Follow us on a scratch build of a vintage racing motorcycle. We will assemble a period bike from a long list of custom made race parts. Our goal is to make it onto the track by the end of the year and win.
Vintage racing has been growing over the years in the US. Historic racing leagues such as WERA and AHRMA have inspired old and new racers to bring vintage machines out of the garage and onto the track. The competition is real, and demands a motorcycle that would reach the podium in its day. With a timeless design we hope to get there in style.
A modern interpretation of a Seeley MKII Racing Norton motorcycle with a hand fabricated frame by Roger Titchmarsh and imported from Minnovation Racing in the UK. Powered by a custom Commando motor assembled from Steve Maney Racing components and JS Motorsport internals. No paint… just bare metal.
Colin Seeley was born January 2, 1936 in Crayford, Kent, England. His father was an enthusiast as well who first owned a Triumph and saved all he had to upgrade to his beloved Vincent. Colin’s riding and racing career started at an early age, opening his first shop at age eighteen. Between 1961 to 1967 Colin Seeley became one of the top side-car pilots in the United Kingdom and Europe where it was a major sport, and came close to winning the World Championship.
Colin’s real calling was in building racing motorcycles. His first frame was constructed in a simple shop using basic tools, along with his intuition that there is a better way. He understood the importance of diagonal tubes to connect the steering head to the swing arm pivot and used the engine as a stressed member.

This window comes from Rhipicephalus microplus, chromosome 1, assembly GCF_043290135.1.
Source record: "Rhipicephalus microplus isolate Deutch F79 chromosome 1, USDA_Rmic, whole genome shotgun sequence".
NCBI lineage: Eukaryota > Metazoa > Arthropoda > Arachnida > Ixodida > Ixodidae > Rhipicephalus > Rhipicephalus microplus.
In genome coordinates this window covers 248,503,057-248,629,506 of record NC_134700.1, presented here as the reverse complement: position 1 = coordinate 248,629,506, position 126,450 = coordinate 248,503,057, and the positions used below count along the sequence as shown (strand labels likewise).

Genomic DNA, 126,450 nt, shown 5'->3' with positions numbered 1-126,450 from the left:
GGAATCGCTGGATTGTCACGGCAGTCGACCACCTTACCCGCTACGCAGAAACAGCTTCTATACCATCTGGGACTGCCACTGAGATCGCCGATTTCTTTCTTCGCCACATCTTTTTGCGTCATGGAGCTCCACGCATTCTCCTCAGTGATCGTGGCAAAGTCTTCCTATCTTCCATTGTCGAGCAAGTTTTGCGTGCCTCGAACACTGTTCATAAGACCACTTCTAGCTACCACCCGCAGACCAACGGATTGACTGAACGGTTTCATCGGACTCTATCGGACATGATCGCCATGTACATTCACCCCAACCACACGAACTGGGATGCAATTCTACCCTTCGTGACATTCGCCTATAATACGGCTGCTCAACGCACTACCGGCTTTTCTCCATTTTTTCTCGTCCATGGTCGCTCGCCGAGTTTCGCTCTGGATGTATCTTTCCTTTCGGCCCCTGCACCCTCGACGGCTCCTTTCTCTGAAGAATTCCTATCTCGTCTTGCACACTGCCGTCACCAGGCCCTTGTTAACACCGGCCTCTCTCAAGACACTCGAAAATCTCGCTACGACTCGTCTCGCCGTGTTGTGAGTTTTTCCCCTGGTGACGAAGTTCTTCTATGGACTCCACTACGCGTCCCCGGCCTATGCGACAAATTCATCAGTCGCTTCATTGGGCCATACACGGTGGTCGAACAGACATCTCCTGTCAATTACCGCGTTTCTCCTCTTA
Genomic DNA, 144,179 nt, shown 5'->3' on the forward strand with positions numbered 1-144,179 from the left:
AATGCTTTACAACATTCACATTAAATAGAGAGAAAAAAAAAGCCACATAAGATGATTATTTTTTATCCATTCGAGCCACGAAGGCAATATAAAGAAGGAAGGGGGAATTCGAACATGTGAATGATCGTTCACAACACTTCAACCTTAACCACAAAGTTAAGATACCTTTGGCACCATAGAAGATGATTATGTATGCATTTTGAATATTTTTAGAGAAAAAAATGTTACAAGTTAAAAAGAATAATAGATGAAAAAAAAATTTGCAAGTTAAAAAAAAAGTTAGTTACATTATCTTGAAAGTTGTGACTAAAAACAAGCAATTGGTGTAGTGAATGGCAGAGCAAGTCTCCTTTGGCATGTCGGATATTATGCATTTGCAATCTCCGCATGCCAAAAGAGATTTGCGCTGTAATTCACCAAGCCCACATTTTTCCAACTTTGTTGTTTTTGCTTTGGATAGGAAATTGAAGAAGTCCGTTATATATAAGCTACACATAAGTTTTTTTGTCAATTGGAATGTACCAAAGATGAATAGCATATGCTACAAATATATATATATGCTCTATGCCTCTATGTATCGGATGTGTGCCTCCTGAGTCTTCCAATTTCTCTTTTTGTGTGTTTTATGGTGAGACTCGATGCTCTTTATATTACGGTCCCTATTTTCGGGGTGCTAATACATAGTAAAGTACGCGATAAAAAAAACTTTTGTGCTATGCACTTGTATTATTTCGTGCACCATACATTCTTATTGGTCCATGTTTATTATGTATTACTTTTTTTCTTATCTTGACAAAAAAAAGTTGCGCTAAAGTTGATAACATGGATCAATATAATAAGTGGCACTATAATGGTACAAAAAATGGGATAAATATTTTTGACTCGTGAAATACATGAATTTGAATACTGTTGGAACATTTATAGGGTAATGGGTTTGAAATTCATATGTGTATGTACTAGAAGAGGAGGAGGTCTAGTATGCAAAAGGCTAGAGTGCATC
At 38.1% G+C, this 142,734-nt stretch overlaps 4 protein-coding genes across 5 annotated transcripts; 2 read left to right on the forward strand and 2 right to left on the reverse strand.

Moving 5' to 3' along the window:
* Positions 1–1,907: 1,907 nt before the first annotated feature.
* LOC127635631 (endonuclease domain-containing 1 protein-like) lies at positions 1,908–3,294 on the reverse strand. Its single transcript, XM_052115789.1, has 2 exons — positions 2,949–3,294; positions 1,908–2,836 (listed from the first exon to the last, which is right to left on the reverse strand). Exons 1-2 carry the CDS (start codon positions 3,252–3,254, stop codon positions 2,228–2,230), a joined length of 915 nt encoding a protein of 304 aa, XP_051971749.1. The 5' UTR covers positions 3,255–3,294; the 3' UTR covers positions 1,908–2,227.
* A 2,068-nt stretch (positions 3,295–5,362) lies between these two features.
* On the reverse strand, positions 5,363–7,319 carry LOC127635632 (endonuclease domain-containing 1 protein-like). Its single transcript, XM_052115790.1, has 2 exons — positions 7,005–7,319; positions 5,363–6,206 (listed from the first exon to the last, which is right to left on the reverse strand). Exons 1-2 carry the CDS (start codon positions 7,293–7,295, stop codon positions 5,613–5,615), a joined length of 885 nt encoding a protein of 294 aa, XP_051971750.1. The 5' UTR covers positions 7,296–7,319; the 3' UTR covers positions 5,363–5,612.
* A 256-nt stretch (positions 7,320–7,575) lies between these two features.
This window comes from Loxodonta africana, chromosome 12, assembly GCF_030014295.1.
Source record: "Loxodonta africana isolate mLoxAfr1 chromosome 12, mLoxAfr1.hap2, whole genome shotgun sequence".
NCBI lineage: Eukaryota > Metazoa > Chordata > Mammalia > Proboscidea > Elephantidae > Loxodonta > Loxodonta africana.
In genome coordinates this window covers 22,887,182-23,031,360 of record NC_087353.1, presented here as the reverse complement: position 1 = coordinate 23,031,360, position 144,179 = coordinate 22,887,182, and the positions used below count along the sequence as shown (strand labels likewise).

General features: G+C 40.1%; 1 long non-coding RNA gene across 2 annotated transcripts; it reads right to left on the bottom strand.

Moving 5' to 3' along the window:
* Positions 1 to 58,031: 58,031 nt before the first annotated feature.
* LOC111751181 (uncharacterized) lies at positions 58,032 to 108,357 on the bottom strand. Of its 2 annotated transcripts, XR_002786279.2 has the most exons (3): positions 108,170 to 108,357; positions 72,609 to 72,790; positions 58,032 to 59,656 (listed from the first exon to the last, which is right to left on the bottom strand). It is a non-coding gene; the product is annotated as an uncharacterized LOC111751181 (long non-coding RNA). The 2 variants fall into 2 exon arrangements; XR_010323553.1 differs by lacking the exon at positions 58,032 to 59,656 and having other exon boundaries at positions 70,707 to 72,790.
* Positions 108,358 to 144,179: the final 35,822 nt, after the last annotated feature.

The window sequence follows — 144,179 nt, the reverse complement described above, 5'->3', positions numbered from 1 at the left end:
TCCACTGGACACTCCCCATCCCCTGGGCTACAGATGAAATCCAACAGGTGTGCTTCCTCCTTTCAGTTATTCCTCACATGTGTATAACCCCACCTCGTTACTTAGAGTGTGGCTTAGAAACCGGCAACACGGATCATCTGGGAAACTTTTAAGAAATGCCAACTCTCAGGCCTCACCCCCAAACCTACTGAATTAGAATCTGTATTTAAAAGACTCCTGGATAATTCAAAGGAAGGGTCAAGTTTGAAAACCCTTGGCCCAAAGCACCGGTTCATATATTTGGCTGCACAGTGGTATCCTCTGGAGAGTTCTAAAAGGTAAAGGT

In the late 1960’s Colin Seeley acquired rights to the Matchless G50 motor and produced the Seeley G50 Racer. His initial motors were supplied by AMC, the parent company of Matchless and AJS. When AMC failed Colin took a leap of faith and purchased the racing department along with the tooling needed to continue production of the G50 motor. He felt the demand would still exist within the racing community… a sizable risk given the overall decline of the British motorcycle industry.
Colin Seeley Racing Developments had entered its golden age with Dave Croxford taking the 1968 and 1969 British Championship aboard a Seeley G50 Racer. John Cooper took the North West 200 in 1968 and John Blanchard won the same race in 1969. The Senior TT in 1969 had a very strong showing with a 3rd, 4th and 5th place. In 1970 Tommy Robb placed 4th in the 500cc World Championship as a privateer. The Seeley G50 Racer was an outstanding motorcycle and remained competitive even in the face of the 4-cylinder MV Augusta.
Seeley produced four iterations of his racing frame, the MKI – IV, with the later frames adapted to the Norton Commando motor. As the Japanese bikes began to dominate in the 1970’s Seeley moved on to produce frames for Honda motors as well as race cars, but the heyday of British racing bikes had past.
To really learn the full story you should buy his fine book from the man himself!